The player’s actions can cause a character to die at any moment.
Overall, Heavy Rain is a must have for anyone looking for the reason why gaming is an art form, and not just a hobby. With a compelling storyline, a gripping plot, beautiful surroundings, and one of the most unique ways of playing a game that I have ever experienced, Heavy Rain is a game that in and of itself makes having a PS3 worthwhile.

+Incredible story and realism.
+Highly fleshed out characters
+Unique gameplay (enhanced with Playstation Move)

-Limited replayability

~Gripping story from beginning to end
~Interactive drama is brand new for PS3, and is a unique genre overall
~Listening to the thoughts of the characters

Rating: 10 of 10


White Knight Chronicles – Level 5 – PS3

It’s been a while since I’ve done a review on a game that I’ve beaten, let alone a review period. My apologies for that.

This game was sort of a fluke buy. I watched the trailers, and I was really all for it, but as the reviews started coming out, I started becoming more and more skeptical. This is not like me, because I’m the last person who will base my purchase of a game on a review (does that make me a hypocrite for reviewing games for others?).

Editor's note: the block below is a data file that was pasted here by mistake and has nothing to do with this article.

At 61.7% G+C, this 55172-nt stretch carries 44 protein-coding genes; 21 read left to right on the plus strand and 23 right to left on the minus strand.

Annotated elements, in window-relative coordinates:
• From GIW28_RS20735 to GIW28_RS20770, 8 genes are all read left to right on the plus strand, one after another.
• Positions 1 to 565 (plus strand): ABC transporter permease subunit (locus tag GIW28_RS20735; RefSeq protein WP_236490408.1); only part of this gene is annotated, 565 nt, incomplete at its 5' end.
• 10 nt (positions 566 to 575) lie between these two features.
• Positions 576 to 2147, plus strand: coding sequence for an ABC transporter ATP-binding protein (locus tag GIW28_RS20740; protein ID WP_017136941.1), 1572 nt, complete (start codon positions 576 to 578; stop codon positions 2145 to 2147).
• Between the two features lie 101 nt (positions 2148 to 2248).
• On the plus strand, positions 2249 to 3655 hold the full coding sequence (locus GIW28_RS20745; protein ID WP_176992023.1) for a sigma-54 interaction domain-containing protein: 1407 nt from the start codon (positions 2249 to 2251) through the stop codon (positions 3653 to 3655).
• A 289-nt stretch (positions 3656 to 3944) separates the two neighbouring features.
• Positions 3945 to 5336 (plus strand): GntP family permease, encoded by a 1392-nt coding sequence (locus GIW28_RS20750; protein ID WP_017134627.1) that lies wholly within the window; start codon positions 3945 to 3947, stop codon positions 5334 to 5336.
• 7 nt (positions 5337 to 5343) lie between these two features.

Anyways, WKC is your typical ‘save the princess’ storyline. You’ve got your heroes, allies, enemies, etc. If you’re a gamer, you’re familiar with all of these aspects, so I’m not going to delve into them too much. There are a few things that stand out in this game, both positively and negatively, which I will emphasize on.

First, your senses. This game is auditorially (made up word?) a very appealing game. All of the music is very fitting, and really gives you a good feel of where you’re at, what’s going on, and so on. I didn’t really pay attention to who composed the music, but they definitely deserve some credit for coming up with an epic track. There are many different instruments used in each song, and if this game had an OST, I would recommend all game music listeners to purchase it. It definitely completes the project, that’s for sure. One thing I noticed about it too is that none of it seems repetitive. In fact, you almost don’t notice it’s there unless you try hard enough to listen. That’s just how good it is.